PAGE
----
28    library consists entirely of code written in Standard C, and so should compile
29    successfully on any system that has a Standard C compiler and library. The C++
30    wrapper functions are a separate issue (see below).
31    
32    The PCRE distribution contains some experimental support for "cmake", but this
33    is incomplete and not documented. However if you are a "cmake" user you might
34    like to try building with "cmake".
35    
36    
37    GENERIC INSTRUCTIONS FOR THE PCRE C LIBRARY
38    
39    The following are generic comments about building the PCRE C library "by hand".
40    
41     (1) Copy or rename the file config.h.generic as config.h, and edit the macro
42         settings that it contains to whatever is appropriate for your environment.
43         In particular, if you want to force a specific value for newline, you can
44         define the NEWLINE macro.
45    
46         An alternative approach is not to edit config.h, but to use -D on the
47         compiler command line to make any changes that you need.
48    
49         NOTE: There have been occasions when the way in which certain parameters
50         in config.h are used has changed between releases. (In the configure/make
51         world, this is handled automatically.) When upgrading to a new release,
52         you are strongly advised to review config.h.generic before re-using what
53         you had previously.
54    
55     (2) Copy or rename the file pcre.h.generic as pcre.h.
56    
57     (3) EITHER:
58           Copy or rename file pcre_chartables.c.dist as pcre_chartables.c.
59    
60         OR:
61           Compile dftables.c as a stand-alone program, and then run it with the
62           single argument "pcre_chartables.c". This generates a set of standard
63           character tables and writes them to that file. The tables are generated
64           using the default C locale for your system. If you want to use a locale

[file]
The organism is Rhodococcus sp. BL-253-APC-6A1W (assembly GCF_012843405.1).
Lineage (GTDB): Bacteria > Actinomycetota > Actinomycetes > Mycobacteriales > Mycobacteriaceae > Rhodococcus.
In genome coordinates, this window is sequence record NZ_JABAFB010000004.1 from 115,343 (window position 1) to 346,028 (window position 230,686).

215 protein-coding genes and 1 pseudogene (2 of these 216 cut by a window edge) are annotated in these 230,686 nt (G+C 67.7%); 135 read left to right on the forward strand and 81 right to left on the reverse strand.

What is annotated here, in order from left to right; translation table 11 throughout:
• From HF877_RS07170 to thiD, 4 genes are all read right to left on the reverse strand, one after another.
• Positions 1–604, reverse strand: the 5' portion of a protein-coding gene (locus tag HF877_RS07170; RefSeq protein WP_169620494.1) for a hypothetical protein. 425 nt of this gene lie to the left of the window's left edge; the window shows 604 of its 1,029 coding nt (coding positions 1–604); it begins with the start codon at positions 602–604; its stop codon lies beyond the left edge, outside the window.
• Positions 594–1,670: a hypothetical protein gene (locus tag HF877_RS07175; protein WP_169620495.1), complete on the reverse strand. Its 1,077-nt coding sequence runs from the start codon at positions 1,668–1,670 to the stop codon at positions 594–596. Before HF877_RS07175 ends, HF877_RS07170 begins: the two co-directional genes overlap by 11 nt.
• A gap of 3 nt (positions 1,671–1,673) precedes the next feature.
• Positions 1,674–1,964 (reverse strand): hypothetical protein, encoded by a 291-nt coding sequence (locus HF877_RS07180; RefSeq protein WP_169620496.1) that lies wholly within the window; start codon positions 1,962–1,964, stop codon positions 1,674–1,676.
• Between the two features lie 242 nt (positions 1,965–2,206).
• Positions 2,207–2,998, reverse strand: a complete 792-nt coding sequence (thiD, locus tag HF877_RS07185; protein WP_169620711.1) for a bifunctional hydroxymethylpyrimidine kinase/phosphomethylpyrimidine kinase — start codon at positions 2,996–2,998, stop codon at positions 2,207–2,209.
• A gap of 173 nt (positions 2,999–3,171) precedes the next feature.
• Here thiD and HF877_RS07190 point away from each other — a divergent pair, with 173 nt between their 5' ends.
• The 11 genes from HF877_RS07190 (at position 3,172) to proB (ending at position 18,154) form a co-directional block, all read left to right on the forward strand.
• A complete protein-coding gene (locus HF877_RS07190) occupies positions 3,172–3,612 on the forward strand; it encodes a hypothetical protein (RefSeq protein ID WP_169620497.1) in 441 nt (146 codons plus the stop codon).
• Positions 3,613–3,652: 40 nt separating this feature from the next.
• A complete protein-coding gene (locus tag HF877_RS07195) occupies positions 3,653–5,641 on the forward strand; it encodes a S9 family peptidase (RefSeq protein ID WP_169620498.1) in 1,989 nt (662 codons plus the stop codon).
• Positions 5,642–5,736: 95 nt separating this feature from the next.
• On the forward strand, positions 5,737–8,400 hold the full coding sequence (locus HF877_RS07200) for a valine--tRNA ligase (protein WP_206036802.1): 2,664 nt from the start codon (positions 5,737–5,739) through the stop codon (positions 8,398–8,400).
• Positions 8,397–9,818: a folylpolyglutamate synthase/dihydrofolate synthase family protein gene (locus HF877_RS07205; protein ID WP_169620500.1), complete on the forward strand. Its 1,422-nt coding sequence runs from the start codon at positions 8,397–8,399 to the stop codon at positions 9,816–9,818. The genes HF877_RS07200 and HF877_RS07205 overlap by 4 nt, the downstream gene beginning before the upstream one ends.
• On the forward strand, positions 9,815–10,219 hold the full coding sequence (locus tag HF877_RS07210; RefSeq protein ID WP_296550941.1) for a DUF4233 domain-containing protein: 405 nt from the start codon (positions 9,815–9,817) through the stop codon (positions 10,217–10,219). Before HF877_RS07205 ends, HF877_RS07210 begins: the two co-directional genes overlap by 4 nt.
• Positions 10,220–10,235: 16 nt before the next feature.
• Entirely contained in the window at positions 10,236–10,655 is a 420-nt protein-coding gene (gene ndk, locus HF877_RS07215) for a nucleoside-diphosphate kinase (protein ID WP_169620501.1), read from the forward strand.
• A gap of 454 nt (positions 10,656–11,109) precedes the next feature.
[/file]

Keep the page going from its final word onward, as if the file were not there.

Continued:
65           that is specified by LC_xxx environment variables, add the -L option to
66           the dftables command. You must use this method if you are building on
67           a system that uses EBCDIC code.
68    
69         The tables in pcre_chartables.c are defaults. The caller of PCRE can
70         specify alternative tables at run time.
71    
72     (4) Ensure that you have the following header files:
73    
74           pcre_internal.h
75           ucp.h
76           ucpinternal.h
77           ucptable.h
78    
79     (5) Also ensure that you have the following file, which is #included as source
80         when building a debugging version of PCRE and is also used by pcretest.
81    
82           pcre_printint.src
83    
84     (6) Compile the following source files:
85    
86           pcre_chartables.c
87           pcre_compile.c
88           pcre_config.c
89           pcre_dfa_exec.c
90           pcre_exec.c
91           pcre_fullinfo.c
92           pcre_get.c
93           pcre_globals.c
94           pcre_info.c
95           pcre_maketables.c
96           pcre_newline.c
97           pcre_ord2utf8.c
98           pcre_refcount.c
99           pcre_study.c
100           pcre_tables.c
101           pcre_try_flipped.c
102           pcre_ucp_searchfuncs.c
103           pcre_valid_utf8.c